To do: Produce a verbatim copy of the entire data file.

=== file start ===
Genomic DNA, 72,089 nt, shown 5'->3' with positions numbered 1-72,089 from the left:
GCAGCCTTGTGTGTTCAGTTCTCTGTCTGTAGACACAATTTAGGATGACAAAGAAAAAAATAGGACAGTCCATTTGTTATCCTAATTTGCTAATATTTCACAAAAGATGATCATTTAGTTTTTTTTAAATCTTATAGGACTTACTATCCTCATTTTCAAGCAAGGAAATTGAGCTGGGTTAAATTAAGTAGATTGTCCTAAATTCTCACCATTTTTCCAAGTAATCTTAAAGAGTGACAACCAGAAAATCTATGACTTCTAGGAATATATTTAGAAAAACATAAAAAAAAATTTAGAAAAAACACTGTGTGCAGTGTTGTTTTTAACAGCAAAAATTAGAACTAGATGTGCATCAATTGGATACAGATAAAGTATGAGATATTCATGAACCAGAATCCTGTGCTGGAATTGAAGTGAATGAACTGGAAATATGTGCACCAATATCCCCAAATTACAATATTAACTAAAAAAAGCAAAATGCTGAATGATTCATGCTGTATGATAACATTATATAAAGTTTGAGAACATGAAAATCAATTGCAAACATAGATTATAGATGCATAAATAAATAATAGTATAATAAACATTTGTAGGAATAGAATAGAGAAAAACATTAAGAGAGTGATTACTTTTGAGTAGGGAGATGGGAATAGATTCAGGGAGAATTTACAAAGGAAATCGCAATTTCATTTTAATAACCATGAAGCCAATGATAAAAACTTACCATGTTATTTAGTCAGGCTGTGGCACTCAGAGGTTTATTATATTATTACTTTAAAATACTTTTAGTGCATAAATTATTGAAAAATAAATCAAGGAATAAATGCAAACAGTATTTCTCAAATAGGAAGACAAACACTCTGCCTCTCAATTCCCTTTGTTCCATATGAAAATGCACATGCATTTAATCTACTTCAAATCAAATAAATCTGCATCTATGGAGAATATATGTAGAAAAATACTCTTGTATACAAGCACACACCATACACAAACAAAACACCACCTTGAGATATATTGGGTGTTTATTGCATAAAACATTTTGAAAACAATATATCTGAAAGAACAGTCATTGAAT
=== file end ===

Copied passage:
Genomic DNA, 72,089 nt, shown 5'->3' with positions numbered 1-72,089 from the left:
GCAGCCTTGTGTGTTCAGTTCTCTGTCTGTAGACACAATTTAGGATGACAAAGAAAAAAATAGGACAGTCCATTTGTTATCCTAATTTGCTAATATTTCACAAAAGATGATCATTTAGTTTTTTTTAAATCTTATAGGACTTACTATCCTCATTTTCAAGCAAGGAAATTGAGCTGGGTTAAATTAAGTAGATTGTCCTAAATTCTCACCATTTTTCCAAGTAATCTTAAAGAGTGACAACCAGAAAATCTATGACTTCTAGGAATATATTTAGAAAAACATAAAAAAAAATTTAGAAAAAACACTGTGTGCAGTGTTGTTTTTAACAGCAAAAATTAGAACTAGATGTGCATCAATTGGATACAGATAAAGTATGAGATATTCATGAACCAGAATCCTGTGCTGGAATTGAAGTGAATGAACTGGAAATATGTGCACCAATATCCCCAAATTACAATATTAACTAAAAAAAGCAAAATGCTGAATGATTCATGCTGTATGATAACATTATATAAAGTTTGAGAACATGAAAATCAATTGCAAACATAGATTATAGATGCATAAATAAATAATAGTATAATAAACATTTGTAGGAATAGAATAGAGAAAAACATTAAGAGAGTGATTACTTTTGAGTAGGGAGATGGGAATAGATTCAGGGAGAATTTACAAAGGAAATCGCAATTTCATTTTAATAACCATGAAGCCAATGATAAAAACTTACCATGTTATTTAGTCAGGCTGTGGCACTCAGAGGTTTATTATATTATTACTTTAAAATACTTTTAGTGCATAAATTATTGAAAAATAAATCAAGGAATAAATGCAAACAGTATTTCTCAAATAGGAAGACAAACACTCTGCCTCTCAATTCCCTTTGTTCCATATGAAAATGCACATGCATTTAATCTACTTCAAATCAAATAAATCTGCATCTATGGAGAATATATGTAGAAAAATACTCTTGTATACAAGCACACACCATACACAAACAAAACACCACCTTGAGATATATTGGGTGTTTATTGCATAAAACATTTTGAAAACAATATATCTGAAAGAACAGTCATTGAAT